“The temporal analysis of chemical compositional changes of minimally refined antioxidant-free hoki liver oil under harsh oxidative conditions has confirmed the marked over-oxidation of the oil. Extension of the study to a different type of oxidation condition, as well as including a more commonly used and antioxidant-stabilized refined anchovy oil, demonstrated that different oils contain and develop distinct patterns of oxidation products, and that the presence of added antioxidants markedly delays oxidation,”​ the authors concluded.

“It is important to emphasize that under production and retail conditions, fish oils and other EPA/DHA omega-3 products would never be exposed to the harshness of the employed experimental oxidation conditions in this study,” ​the authors went on to state.

Replicating 2016 condition was done to get baseline values

Bannenberg said that the present study sought to replicate the 2016 oxidation conditions to get a baseline comparison between how the two oils reacted to these inputs, not because the condition was a realistic possibility for finished products.

“The conditions that were imparted to the oil in the study by Albert et al.​ (the 2016 study), which we replicated in our study, consisted of continuous bubbling with pure oxygen gas and exposed to light for one full month. That is such a harsh condition that it will never ever happen with an oil rich in polyunsaturated fatty acids in the real world, let alone when it is encapsulated and packaged,”​ he  told NutraIngredients-USA.

Extreme dose

“In the study by Albert and colleagues, very high doses were given to pregnant rats that, when allometrically-scaled to human adults, would consist of equivalent daily dose of about 45 ml fish oil. That is at roughly 10 to 100 times what a person would take in the form of dietary supplement. We are not concerned about the natural levels of some of the isoprostanoids, oxysterols and other oxidation products that may be present in properly manufactured fish oils used for dietary supplements of acceptable oxidative quality and ingested in the doses that are normally taken by people. Our study showed low concentrations of specific isoprostanoids and oxysterols in fish oils, but that some of these increase markedly during the extremely harsh oxidation condition. Possibly the high levels of these oxidation products were responsible for the perinatal toxicity observed in the study by Albert et al., and new studies can now be performed to address this idea,”​ he added.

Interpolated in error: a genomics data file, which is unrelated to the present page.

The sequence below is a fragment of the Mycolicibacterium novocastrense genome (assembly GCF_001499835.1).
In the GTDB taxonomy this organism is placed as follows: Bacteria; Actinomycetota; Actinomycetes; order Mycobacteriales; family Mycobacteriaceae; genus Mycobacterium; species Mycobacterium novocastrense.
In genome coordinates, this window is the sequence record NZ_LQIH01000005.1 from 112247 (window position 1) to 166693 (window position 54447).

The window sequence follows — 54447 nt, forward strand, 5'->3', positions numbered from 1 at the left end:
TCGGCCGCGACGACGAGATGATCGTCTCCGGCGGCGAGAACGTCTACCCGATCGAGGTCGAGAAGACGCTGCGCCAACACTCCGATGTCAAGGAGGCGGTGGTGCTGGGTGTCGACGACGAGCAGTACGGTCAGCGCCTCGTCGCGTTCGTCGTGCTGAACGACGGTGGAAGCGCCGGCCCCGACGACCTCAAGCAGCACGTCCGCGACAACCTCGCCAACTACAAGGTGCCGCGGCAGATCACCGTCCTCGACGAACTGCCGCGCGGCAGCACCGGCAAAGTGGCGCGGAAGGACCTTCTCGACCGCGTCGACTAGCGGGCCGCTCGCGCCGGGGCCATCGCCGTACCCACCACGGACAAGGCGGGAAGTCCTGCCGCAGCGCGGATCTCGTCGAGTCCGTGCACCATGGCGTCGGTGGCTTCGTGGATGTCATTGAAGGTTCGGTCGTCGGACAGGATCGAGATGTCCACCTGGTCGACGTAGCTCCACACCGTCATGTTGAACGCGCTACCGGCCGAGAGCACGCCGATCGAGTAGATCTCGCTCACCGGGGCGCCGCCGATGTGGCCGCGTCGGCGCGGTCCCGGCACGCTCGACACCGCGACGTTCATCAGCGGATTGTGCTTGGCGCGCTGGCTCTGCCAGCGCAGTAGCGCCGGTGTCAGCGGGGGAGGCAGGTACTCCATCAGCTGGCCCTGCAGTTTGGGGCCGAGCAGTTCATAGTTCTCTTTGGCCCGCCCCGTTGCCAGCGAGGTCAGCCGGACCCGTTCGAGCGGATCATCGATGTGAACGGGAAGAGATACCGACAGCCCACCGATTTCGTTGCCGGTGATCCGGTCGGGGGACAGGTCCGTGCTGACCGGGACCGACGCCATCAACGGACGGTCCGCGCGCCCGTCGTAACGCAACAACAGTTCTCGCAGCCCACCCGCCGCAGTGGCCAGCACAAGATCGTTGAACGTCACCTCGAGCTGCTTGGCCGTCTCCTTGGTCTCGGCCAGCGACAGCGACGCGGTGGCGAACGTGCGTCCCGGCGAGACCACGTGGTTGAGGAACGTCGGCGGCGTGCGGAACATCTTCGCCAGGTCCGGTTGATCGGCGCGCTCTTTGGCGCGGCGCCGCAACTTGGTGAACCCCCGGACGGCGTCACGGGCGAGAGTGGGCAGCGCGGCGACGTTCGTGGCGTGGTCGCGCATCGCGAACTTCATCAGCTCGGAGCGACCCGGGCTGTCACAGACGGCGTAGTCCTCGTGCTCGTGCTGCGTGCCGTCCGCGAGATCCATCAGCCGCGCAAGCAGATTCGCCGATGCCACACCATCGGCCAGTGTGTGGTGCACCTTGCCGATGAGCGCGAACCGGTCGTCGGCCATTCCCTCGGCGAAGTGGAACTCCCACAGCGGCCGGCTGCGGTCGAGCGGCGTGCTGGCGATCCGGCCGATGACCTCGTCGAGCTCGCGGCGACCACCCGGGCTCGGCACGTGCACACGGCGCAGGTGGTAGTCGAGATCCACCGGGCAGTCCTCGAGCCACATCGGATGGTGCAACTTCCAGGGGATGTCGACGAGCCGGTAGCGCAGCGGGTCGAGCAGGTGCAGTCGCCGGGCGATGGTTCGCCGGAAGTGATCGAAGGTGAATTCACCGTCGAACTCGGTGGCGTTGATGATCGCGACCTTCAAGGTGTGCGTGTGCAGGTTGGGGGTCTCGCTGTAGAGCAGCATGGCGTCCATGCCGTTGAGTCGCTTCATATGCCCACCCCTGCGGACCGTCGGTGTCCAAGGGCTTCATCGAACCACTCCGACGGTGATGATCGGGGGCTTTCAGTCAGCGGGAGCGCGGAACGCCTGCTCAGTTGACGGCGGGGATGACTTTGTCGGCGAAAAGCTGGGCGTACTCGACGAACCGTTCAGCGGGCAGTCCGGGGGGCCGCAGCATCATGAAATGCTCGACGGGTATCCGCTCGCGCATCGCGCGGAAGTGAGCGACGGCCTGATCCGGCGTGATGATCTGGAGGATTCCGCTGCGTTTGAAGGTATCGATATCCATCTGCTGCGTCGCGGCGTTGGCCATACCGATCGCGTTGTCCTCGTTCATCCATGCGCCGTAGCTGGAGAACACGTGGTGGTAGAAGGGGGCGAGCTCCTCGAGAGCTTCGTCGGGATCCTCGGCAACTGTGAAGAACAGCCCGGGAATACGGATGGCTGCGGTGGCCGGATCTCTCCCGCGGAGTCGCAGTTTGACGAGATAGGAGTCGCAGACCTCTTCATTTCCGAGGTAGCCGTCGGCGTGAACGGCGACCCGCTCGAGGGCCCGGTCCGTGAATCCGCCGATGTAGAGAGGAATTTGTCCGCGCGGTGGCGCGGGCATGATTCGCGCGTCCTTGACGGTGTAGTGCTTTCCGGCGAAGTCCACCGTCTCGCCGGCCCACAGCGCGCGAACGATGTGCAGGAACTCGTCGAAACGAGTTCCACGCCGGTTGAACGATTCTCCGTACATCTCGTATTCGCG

Risk for finished goods essentially absent

Bannenberg noted that many studies of fish oils off the shelf in the US, the UK, Australia and elsewhere have shown that by and large these oils show good quality from an oxidation perspective.  While taking such oils to an extreme oxidation condition in the laboratory might raise some valid questions for further research, it does not raise any sort of alarm for consumers, he said.

“The risk that consumers  might buy a dietary supplement containing a rancid oil, if that means a severely oxidized product, is very small if not absent,” ​Bannenberg concluded.

Source:​ Foods​
DOI: 10.3390/foods9101501​
Chemical Compositional Changes in Over-Oxidized Fish Oils​
Authors: Phung AS, et al.